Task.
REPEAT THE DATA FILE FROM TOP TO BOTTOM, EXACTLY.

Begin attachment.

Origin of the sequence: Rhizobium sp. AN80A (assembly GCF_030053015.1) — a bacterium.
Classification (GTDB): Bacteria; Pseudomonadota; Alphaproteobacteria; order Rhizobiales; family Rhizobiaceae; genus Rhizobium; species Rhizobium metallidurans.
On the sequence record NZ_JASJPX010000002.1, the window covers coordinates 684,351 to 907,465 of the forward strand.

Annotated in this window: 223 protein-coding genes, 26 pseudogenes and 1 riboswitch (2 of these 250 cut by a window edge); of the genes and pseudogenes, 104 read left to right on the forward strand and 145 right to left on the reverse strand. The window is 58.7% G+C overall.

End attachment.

Origin of the sequence: Rhizobium sp. AN80A (assembly GCF_030053015.1) — a bacterium.
Classification (GTDB): Bacteria; Pseudomonadota; Alphaproteobacteria; order Rhizobiales; family Rhizobiaceae; genus Rhizobium; species Rhizobium metallidurans.
On the sequence record NZ_JASJPX010000002.1, the window covers coordinates 684,351 to 907,465 of the forward strand.

Annotated in this window: 223 protein-coding genes, 26 pseudogenes and 1 riboswitch (2 of these 250 cut by a window edge); of the genes and pseudogenes, 104 read left to right on the forward strand and 145 right to left on the reverse strand. The window is 58.7% G+C overall.